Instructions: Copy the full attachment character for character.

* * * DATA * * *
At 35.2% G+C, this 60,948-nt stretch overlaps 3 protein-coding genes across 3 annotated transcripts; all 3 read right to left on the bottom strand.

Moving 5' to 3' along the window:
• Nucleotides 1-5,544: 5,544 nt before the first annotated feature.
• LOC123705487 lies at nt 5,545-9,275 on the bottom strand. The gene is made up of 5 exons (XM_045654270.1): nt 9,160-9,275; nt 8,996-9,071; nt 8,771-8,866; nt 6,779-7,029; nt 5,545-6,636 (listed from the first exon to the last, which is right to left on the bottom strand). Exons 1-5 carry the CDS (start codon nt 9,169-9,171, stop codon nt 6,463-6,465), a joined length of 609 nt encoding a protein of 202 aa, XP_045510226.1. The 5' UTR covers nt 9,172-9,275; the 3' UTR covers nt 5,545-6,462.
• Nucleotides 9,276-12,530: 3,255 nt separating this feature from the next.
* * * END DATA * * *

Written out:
At 35.2% G+C, this 60,948-nt stretch overlaps 3 protein-coding genes across 3 annotated transcripts; all 3 read right to left on the bottom strand.

Moving 5' to 3' along the window:
• Nucleotides 1-5,544: 5,544 nt before the first annotated feature.
• LOC123705487 lies at nt 5,545-9,275 on the bottom strand. The gene is made up of 5 exons (XM_045654270.1): nt 9,160-9,275; nt 8,996-9,071; nt 8,771-8,866; nt 6,779-7,029; nt 5,545-6,636 (listed from the first exon to the last, which is right to left on the bottom strand). Exons 1-5 carry the CDS (start codon nt 9,169-9,171, stop codon nt 6,463-6,465), a joined length of 609 nt encoding a protein of 202 aa, XP_045510226.1. The 5' UTR covers nt 9,172-9,275; the 3' UTR covers nt 5,545-6,462.
• Nucleotides 9,276-12,530: 3,255 nt separating this feature from the next.